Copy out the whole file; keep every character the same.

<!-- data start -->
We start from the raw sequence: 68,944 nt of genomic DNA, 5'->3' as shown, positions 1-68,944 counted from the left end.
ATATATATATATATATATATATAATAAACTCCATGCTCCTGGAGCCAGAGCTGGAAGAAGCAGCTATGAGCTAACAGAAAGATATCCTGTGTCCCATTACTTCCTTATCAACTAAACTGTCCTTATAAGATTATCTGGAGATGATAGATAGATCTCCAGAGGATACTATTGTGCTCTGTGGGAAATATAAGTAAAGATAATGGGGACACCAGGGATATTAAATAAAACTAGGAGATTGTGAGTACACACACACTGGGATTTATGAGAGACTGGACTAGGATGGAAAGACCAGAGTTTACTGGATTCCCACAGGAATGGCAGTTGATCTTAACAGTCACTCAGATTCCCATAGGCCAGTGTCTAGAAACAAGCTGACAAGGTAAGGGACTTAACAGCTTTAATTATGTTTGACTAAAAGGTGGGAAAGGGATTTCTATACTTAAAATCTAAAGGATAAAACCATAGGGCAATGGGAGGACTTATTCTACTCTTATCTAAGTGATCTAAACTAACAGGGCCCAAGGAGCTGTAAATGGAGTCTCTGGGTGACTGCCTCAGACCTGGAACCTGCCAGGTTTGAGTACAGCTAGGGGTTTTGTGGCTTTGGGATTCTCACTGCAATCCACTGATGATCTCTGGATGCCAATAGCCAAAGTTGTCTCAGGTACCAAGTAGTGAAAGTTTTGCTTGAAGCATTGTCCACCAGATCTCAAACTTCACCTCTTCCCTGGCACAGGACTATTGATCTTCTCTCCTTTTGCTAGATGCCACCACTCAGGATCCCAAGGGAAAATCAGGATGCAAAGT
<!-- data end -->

We start from the raw sequence: 68,944 nt of genomic DNA, 5'->3' as shown, positions 1-68,944 counted from the left end.
ATATATATATATATATATATATAATAAACTCCATGCTCCTGGAGCCAGAGCTGGAAGAAGCAGCTATGAGCTAACAGAAAGATATCCTGTGTCCCATTACTTCCTTATCAACTAAACTGTCCTTATAAGATTATCTGGAGATGATAGATAGATCTCCAGAGGATACTATTGTGCTCTGTGGGAAATATAAGTAAAGATAATGGGGACACCAGGGATATTAAATAAAACTAGGAGATTGTGAGTACACACACACTGGGATTTATGAGAGACTGGACTAGGATGGAAAGACCAGAGTTTACTGGATTCCCACAGGAATGGCAGTTGATCTTAACAGTCACTCAGATTCCCATAGGCCAGTGTCTAGAAACAAGCTGACAAGGTAAGGGACTTAACAGCTTTAATTATGTTTGACTAAAAGGTGGGAAAGGGATTTCTATACTTAAAATCTAAAGGATAAAACCATAGGGCAATGGGAGGACTTATTCTACTCTTATCTAAGTGATCTAAACTAACAGGGCCCAAGGAGCTGTAAATGGAGTCTCTGGGTGACTGCCTCAGACCTGGAACCTGCCAGGTTTGAGTACAGCTAGGGGTTTTGTGGCTTTGGGATTCTCACTGCAATCCACTGATGATCTCTGGATGCCAATAGCCAAAGTTGTCTCAGGTACCAAGTAGTGAAAGTTTTGCTTGAAGCATTGTCCACCAGATCTCAAACTTCACCTCTTCCCTGGCACAGGACTATTGATCTTCTCTCCTTTTGCTAGATGCCACCACTCAGGATCCCAAGGGAAAATCAGGATGCAAAGT